LOS ANGELES – José cared for the bottle-fed babies, 700 of them in all. He knew a calf was healthy if her eyes were bright and her appetite hearty. Droopy ears were a bad sign. He was attuned to calf coughs.
“His job was to do all things a mom would do to look after her young,” said Mary Kraft, who employed José and his brother, Juan, both immigrants from Mexico in the country illegally, for a decade at her Quail Ridge Dairy in Colorado.
Then about a year ago, the brothers informed Kraft that they were returning to Mexico. They had milked the land of opportunity and amassed enough savings to resume their lives back where they had started.
The pair are among a growing number of Mexicans who have been departing the United States in recent years, part of a reverse migration that has helped push the population of people in the country illegally to its lowest level in more than 15 years.
New data that was released Wednesday by the Center for Migration Studies shows there were 10.6 million immigrants living unlawfully in the United States in 2018 compared with 11.75 million in 2010, a decline propelled primarily by Mexicans returning south.
The issue of illegal immigration has become a centerpiece of the 2020 presidential campaign, as President Donald Trump has stepped up deportations across the interior of the United States and further fortified the southwestern border against unauthorized entry.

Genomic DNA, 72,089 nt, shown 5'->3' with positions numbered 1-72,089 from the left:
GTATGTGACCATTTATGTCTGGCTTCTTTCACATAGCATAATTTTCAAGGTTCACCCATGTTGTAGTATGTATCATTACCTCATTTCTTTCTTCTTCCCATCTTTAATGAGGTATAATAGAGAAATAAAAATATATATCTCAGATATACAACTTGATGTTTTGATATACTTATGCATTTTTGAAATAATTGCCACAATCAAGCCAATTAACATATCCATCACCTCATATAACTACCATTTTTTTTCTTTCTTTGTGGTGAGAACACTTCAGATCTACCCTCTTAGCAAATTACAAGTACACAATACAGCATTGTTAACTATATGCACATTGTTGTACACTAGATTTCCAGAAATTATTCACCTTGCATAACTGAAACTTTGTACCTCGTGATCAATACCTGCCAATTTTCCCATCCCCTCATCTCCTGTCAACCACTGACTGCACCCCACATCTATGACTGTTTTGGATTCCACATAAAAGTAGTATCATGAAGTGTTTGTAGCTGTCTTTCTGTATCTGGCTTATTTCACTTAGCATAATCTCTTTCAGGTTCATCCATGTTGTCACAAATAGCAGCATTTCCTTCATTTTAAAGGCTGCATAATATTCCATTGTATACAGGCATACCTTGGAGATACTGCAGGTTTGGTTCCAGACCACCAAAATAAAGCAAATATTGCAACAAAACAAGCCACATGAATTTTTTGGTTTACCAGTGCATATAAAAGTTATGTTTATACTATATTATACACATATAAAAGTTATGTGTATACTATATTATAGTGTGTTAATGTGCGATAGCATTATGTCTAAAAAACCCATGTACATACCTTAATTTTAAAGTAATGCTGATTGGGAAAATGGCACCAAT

The new data shows that the number of immigrants in the country illegally continues to shrink, a trend that began even before Trump took office.
The population of Mexicans in the United States illegally declined by a quarter between 2010 and 2018, the new immigration figures show, amid stepped-up deportations and an improved Mexican economy.
And Mexicans, the largest foreign-born population in the United States, are not the only nationality electing to leave. The population in the U.S. illegally from South Korea has dropped by 22%, and Poland’s has plummeted more than 50% — returning to countries that have enjoyed economic prosperity.
“It is widely assumed that everyone wants to come to the United States but that no one wants to leave,” said Robert Warren, the demographer who analyzed census data for the nonpartisan think tank. “That’s never been the case.”
About 4 million of the 10.6 million immigrants who illegally resided in the United States in 2018 arrived after 2010. Among them, two-thirds, or 2.6 million, entered the country lawfully, having passed inspection at an airport or another port of entry, but did not leave within the period of time they were permitted to stay with a tourist, business or student visa.